Welfarism need not be a bad thing

Moving towards a welfare state is not necessarily a trap and, if managed correctly, can bring about tremendous benefits for national development ("Beware the welfarism trap"; Sept 1).

Critics cite the high taxation that is associated with the provision of generous social benefits by the state. However, since citizens receive a large amount of essential services in return, such as healthcare and education, for little or no additional cost out of pocket, the trade-off is worthwhile.

Other detractors might claim that such a system reduces the incentive to work. In reality, the opposite is true.

The key is in the socio-economic system that generates sustainable wealth from the workforce, with good work ethic and high productivity ethos to share, protect and cherish their hard-earn social benefits.

Research conducted by the Oslo and Akershus University College of Norway found that the more a country paid to the unemployed or sick, the more these people felt obliged to get back to work. In essence, it is human nature to reciprocate state benefits with meaningful work.

This was augmented by heavy state investment in gainful employment schemes for these affected groups, to ensure a quick return to being productive members of society.

A welfare state can also boost the total fertility rate (TFR). Where the basic needs of the people are met and parents need not worry about the financial burdens of raising a child, thanks to extensive state support, conditions are conducive to starting a family.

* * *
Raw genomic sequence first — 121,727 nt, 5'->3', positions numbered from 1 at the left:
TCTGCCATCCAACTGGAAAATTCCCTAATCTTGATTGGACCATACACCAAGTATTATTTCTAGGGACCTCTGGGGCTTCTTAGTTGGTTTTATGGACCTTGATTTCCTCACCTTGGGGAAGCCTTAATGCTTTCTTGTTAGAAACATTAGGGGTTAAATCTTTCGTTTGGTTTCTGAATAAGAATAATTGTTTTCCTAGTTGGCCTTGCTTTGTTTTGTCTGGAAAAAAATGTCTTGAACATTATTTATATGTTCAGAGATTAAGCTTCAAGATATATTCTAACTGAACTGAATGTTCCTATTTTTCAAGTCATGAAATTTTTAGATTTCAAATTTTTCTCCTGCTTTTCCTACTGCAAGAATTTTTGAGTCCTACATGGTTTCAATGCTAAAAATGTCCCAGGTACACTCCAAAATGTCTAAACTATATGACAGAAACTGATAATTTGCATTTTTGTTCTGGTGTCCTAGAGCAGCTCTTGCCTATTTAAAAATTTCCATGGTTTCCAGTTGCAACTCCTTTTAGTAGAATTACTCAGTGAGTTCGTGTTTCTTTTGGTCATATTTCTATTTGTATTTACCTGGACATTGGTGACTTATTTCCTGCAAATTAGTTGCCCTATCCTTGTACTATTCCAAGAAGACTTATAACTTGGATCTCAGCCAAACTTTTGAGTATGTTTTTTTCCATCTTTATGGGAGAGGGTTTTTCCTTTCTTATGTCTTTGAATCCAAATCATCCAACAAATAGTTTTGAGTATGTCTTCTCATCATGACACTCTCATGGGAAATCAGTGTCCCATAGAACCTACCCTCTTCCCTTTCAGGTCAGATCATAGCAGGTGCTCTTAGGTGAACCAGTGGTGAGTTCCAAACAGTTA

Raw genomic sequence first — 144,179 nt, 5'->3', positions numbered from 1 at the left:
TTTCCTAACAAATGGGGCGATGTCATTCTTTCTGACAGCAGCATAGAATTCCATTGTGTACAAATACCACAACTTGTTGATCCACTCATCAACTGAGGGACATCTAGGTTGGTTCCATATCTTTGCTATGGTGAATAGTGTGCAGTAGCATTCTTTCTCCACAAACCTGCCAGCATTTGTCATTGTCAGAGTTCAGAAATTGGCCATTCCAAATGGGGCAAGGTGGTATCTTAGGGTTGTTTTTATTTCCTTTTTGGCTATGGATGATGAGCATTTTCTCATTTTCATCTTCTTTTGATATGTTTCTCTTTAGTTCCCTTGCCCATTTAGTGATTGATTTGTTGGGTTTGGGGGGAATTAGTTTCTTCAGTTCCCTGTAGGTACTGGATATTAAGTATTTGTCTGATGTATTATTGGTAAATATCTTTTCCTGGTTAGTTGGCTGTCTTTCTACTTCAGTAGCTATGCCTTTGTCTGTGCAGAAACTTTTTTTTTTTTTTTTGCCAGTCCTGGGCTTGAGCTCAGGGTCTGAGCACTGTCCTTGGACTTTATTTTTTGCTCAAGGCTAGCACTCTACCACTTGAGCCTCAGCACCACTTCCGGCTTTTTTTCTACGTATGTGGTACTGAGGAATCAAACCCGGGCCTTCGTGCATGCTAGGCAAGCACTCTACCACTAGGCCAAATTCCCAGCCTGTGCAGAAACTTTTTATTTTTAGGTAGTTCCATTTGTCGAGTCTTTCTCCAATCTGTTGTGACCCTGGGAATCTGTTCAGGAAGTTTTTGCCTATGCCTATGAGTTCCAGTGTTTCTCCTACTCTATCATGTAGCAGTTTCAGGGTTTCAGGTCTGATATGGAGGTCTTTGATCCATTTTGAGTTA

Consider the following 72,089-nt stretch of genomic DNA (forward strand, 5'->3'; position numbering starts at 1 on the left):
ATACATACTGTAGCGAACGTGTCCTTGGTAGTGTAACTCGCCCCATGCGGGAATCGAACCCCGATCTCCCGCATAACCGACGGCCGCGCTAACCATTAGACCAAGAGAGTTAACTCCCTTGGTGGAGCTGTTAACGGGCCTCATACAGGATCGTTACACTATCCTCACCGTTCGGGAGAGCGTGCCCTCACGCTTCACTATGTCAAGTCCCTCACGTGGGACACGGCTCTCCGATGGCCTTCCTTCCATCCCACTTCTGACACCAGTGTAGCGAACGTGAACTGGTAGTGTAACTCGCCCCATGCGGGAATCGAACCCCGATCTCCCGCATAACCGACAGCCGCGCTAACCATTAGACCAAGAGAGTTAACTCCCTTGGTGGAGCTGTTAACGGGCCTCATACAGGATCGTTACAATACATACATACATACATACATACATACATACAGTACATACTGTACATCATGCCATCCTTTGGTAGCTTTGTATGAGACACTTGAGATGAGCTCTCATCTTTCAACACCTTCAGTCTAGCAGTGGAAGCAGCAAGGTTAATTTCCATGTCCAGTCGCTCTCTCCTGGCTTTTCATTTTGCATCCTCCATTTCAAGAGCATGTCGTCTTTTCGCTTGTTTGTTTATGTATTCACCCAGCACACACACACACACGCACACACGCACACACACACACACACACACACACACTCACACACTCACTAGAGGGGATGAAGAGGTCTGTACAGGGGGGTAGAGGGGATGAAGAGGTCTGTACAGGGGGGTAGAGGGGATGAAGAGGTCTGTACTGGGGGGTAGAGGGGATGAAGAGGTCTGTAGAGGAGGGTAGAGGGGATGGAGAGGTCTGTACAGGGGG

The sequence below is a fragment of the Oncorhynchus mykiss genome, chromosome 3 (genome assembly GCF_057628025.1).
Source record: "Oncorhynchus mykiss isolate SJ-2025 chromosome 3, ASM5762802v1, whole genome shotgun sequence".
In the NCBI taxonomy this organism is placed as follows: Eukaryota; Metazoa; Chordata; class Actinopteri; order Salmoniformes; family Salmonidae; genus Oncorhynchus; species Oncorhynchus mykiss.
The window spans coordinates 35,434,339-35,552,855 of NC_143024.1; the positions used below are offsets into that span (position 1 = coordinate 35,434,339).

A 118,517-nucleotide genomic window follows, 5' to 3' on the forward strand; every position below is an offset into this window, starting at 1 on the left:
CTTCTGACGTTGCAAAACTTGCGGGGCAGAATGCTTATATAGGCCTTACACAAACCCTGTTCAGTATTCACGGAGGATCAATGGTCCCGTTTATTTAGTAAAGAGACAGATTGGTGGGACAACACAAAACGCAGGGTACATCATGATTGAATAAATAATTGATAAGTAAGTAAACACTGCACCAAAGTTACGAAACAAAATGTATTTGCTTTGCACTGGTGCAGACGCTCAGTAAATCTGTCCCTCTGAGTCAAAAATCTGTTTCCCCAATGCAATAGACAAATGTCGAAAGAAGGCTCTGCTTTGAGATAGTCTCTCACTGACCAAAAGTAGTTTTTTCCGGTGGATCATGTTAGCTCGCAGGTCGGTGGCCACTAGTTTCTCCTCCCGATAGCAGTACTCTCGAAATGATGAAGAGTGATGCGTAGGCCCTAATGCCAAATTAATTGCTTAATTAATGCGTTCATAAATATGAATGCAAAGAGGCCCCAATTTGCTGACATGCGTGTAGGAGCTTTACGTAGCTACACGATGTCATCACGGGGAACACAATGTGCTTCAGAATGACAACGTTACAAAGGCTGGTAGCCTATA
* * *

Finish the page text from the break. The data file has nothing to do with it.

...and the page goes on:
For example, last year, Norway, a country with an extensive social welfare system, recorded a TFR of 2.0, compared with Singapore's historic low of 1.2.

Norwegian parents are entitled to generous state grants and subsidies for childcare services, medical costs, and education from elementary school through to university. But Singaporean parents must cover a large amount of such costs by themselves, due to more limited government assistance.

So far, we have seen the Singapore Government make use of transfer payments to prevent needy and low-income households from falling through the cracks. This is a step in the right direction.

Should we make more decisive moves towards a welfare model, we would do well to consider how such a system could be properly implemented so as to maximise the benefit to society.

Paul Chan Poh Hoi